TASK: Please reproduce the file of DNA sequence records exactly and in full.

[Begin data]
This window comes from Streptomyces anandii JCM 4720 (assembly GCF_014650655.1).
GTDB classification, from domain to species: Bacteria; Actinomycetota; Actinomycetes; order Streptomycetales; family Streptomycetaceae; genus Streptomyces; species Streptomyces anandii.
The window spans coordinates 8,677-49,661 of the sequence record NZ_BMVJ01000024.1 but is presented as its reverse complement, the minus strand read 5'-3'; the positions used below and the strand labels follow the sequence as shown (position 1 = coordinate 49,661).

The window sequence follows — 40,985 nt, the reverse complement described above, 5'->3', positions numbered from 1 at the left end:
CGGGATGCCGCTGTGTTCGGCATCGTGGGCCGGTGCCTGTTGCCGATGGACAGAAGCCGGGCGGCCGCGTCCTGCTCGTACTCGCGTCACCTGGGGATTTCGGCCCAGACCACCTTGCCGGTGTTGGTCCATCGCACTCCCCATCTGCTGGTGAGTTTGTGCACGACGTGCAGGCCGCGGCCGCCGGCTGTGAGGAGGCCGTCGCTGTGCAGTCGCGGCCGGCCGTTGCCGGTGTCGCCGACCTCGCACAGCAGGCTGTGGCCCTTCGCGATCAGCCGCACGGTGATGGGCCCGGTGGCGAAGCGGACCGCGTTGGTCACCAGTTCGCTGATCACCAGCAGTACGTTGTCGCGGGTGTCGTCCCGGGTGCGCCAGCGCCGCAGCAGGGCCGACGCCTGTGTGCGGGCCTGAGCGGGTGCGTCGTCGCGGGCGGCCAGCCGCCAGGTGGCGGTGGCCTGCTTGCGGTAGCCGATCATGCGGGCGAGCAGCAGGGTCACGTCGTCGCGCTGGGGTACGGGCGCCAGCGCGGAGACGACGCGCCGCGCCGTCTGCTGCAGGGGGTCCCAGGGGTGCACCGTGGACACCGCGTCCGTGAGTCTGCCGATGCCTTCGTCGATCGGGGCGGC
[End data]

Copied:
This window comes from Streptomyces anandii JCM 4720 (assembly GCF_014650655.1).
GTDB classification, from domain to species: Bacteria; Actinomycetota; Actinomycetes; order Streptomycetales; family Streptomycetaceae; genus Streptomyces; species Streptomyces anandii.
The window spans coordinates 8,677-49,661 of the sequence record NZ_BMVJ01000024.1 but is presented as its reverse complement, the minus strand read 5'-3'; the positions used below and the strand labels follow the sequence as shown (position 1 = coordinate 49,661).

The window sequence follows — 40,985 nt, the reverse complement described above, 5'->3', positions numbered from 1 at the left end:
CGGGATGCCGCTGTGTTCGGCATCGTGGGCCGGTGCCTGTTGCCGATGGACAGAAGCCGGGCGGCCGCGTCCTGCTCGTACTCGCGTCACCTGGGGATTTCGGCCCAGACCACCTTGCCGGTGTTGGTCCATCGCACTCCCCATCTGCTGGTGAGTTTGTGCACGACGTGCAGGCCGCGGCCGCCGGCTGTGAGGAGGCCGTCGCTGTGCAGTCGCGGCCGGCCGTTGCCGGTGTCGCCGACCTCGCACAGCAGGCTGTGGCCCTTCGCGATCAGCCGCACGGTGATGGGCCCGGTGGCGAAGCGGACCGCGTTGGTCACCAGTTCGCTGATCACCAGCAGTACGTTGTCGCGGGTGTCGTCCCGGGTGCGCCAGCGCCGCAGCAGGGCCGACGCCTGTGTGCGGGCCTGAGCGGGTGCGTCGTCGCGGGCGGCCAGCCGCCAGGTGGCGGTGGCCTGCTTGCGGTAGCCGATCATGCGGGCGAGCAGCAGGGTCACGTCGTCGCGCTGGGGTACGGGCGCCAGCGCGGAGACGACGCGCCGCGCCGTCTGCTGCAGGGGGTCCCAGGGGTGCACCGTGGACACCGCGTCCGTGAGTCTGCCGATGCCTTCGTCGATCGGGGCGGC